Inscription on the gates of numerous German concentration camps during the early 1940s, including Auschwitz, Dachau and Theresienstadt. This was not the only mystical slogan used in those camps or by the Nazis in general but it is by far the most famous. My preferred translation of the phrase is "work liberates" and, in a genial stroke of suggestive ambiguity, it carried multiple meanings that could be interpreted by anyone according to their situation.
The question that arises is: Whose work liberates who and in what sense?
Superficially, it stood as a socio-political axiom and propaganda referring to the poor economy and high unemployment before National Socialism. Memories of the economic slump of the 1920s and its massive poverty and unemployment (partially responsible for Hitler's election in 1933) were still fresh. The national socialists, as part of their successful economic programme, built a cult glorifying labour based on these memories. It implied that there was work to be done, everyone should work and only the lazy would not. Work was a Nazi opiate of the masses, not just the recovery tool it had been in the United States.
It could be seen as a false incentive for inmates to hang on and be productive longer than they would have been without this vague non-promise. The psychological impact of something so tantalisingly ambiguous cannot go unnoticed... what is the promised freedom and to whom is it promised? Applied in a situation where a human will cling to the remotest and falsest ray of hope, it may have been very important. For many of those people, liberation ultimately lay in death.
As a statement towards inmates that by working there they not only had an occupation (many Jews and other unwanteds lost their jobs in the 1930s), but also would no longer be subject to the arbitrary discrimination and hatred they would have encountered in civilian life. Conditions in the labour camps may have been barbaric by anyone's standards but there was a stronger sense of discipline. If you were an undesirable, it may be the sad truth that you stood a better chance of avoiding trouble by being disciplined and inobtrusive in a camp than you did in a German city. In a sense, security lay in numbers since you were surrounded by people guilty of the same fictitious or real crimes and did not stand out as an undesirable anymore than the rest. It is of course ironic that you had to get into the biggest trap of all to avoid that kind of trouble. The sense of relative security may have been false but at the time the end that would justify or vilify the means was unknown. Today's history was bitter reality then. We know the outcome, they did not.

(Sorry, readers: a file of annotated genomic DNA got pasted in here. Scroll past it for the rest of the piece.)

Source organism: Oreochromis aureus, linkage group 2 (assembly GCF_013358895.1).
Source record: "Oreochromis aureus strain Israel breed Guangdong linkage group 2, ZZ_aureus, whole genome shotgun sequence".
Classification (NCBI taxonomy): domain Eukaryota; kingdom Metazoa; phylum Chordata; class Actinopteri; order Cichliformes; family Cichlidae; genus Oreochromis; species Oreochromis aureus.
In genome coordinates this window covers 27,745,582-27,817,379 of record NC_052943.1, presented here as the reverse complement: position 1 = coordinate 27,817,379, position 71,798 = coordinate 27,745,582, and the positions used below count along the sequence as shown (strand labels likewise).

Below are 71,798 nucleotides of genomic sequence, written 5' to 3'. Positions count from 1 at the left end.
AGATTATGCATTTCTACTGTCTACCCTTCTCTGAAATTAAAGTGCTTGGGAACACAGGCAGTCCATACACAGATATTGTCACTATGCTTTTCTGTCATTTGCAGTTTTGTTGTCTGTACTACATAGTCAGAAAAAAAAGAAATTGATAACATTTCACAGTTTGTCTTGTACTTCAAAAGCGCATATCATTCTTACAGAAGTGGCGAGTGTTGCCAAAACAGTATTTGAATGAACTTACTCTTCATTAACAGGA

For the military and civilian employees of the camp, work there was not only employment but also a service that would free their country of the undesirables. It was not only their work acting in their favour but they would also benefit from the work of the slaves/inmates.
Rudolf Höss, Kommandant of the Auschwitz camp, is said to have been the first to use the slogan. He had trained at Dachau though so it may have originated there, even if it was not displayed there first. Its original context is not exactly known but its many possible interpretations make me inclined to believe it was Höss's personal epiphany and carried multiple meanings for him too.
The most famous of the wrought-iron epigrams--the one at Auschwitz--was once "liberated" itself. Despite the cameras and guards, it disappeared on the night of 2009-12-18. Five Polish men were arrested within three days of the deed and the sign was recovered in three pieces. Two months later a Swede with a neo-Nazi background was arrested on suspicion of commissioning the abduction.
This writeup is to be treated as an historical document and not as an expression of my opinion on the subject of National Socialism and the Holocaust.